Restrictionist groups, meanwhile, often cite an older study, from 1997, by the National Academy of Sciences that found that immigrants with no more than a high school education would initially cost the government more than they add in revenue. “If we’re talking about people in the [United States] illegally, we’re talking about people largely without more than a high school education,” said Steven Camarota, Director of Research for the restrictionist Center for Immigration Studies. The NAS study, he said, finds that an immigrant who comes to the United States without a high school education creates a net fiscal drain in his lifetime of $89,000, meaning he used that much more in services than he paid in taxes. If he has a high school education, the drain was lower, around $39,000. Those with more than a high school education, on the other hand, had a positive fiscal effect. According to a Pew Hispanic Center study released today, about 25 percent of undocumented immigrants fall into that category.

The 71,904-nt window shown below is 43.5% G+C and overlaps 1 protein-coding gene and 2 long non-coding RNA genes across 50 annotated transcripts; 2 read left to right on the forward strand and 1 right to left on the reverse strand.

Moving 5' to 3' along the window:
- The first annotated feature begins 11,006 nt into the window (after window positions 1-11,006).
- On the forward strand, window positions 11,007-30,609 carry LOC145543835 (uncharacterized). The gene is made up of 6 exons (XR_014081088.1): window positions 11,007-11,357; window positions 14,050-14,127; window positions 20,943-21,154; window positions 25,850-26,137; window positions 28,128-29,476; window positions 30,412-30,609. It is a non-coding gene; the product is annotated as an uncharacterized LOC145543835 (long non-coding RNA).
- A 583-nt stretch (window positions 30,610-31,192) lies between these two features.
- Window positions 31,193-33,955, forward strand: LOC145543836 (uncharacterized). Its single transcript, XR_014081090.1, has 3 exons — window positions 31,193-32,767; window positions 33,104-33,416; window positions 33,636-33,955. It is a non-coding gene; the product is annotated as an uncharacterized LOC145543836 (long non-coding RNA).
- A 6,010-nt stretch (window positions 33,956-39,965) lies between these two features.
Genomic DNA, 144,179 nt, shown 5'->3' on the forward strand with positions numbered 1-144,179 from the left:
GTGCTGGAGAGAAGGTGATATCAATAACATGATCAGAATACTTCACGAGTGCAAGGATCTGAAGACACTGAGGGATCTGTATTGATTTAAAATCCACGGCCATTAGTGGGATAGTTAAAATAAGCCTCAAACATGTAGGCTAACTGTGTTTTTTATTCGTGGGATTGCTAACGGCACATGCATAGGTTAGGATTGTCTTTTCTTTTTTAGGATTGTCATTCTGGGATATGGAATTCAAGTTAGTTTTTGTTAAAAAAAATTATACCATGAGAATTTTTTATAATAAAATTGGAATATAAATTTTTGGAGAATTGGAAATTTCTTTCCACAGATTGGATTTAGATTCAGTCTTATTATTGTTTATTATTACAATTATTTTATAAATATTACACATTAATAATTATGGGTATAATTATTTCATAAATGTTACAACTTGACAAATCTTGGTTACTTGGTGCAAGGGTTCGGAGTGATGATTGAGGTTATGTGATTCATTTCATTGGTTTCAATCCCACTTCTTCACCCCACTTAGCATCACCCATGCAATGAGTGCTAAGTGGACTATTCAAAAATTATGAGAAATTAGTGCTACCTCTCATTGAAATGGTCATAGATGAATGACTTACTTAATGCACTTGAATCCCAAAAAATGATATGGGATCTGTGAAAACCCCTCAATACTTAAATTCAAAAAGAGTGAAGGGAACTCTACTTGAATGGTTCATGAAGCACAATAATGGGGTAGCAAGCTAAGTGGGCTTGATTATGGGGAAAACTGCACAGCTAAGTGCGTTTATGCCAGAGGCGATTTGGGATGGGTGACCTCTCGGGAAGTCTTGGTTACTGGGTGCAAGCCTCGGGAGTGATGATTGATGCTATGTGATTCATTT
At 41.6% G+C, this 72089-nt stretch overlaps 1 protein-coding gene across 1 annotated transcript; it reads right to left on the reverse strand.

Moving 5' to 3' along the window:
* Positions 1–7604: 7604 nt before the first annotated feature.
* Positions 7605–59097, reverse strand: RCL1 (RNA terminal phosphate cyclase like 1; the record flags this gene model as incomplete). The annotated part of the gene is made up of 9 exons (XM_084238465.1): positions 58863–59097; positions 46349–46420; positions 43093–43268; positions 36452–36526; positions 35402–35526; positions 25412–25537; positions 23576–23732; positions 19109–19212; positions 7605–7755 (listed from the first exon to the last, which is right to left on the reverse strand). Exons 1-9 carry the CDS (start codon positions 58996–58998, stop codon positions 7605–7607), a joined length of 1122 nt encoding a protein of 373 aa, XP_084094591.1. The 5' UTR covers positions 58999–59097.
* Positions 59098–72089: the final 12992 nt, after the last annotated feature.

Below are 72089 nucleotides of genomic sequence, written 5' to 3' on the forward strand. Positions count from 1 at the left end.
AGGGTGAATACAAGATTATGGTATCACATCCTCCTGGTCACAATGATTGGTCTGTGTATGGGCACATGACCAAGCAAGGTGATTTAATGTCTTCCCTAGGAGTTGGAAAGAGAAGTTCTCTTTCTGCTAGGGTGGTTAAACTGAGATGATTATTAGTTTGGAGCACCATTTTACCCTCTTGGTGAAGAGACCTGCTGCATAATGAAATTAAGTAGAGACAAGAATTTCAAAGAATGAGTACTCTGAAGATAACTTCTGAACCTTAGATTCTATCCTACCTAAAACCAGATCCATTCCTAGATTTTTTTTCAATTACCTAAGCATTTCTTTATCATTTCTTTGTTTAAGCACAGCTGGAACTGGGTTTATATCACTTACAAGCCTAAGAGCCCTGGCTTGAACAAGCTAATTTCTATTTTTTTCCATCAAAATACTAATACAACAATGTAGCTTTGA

Nevertheless, a closer look at the National Academy of Sciences’ study shows a different picture. The study itself emphasizes the importance of taking a long-range view of immigration, rather than a one-year snapshot. Taking into account all of the various effects of immigration on the economy, including the effect on wages, demand, taxes and social services, the NAS actually found that immigration yields a gain in the overall economy – “on the order of $1 billion to $10 billion a year. Although this gain may be modest relative to the size of the U.S. economy, it remains a significant positive gain in absolute terms.”
That’s because over time, legal immigrants tend to work hard, get an education and advance themselves and their families economically. And that has a positive ripple effect throughout the economy.
“The U.S. economy is not a fixed pie,” said Dan Siciliano, Executive Director of the Program in Law, Economics and Business at Stanford Law School. “It is a dynamic economy that grows and shrinks depending on what’s going on.” Much of what drives growth has to do with the middle class, said Siciliano, who participated in a conference call of experts arranged by the Immigration Policy Center in conjunction with the release of its new report.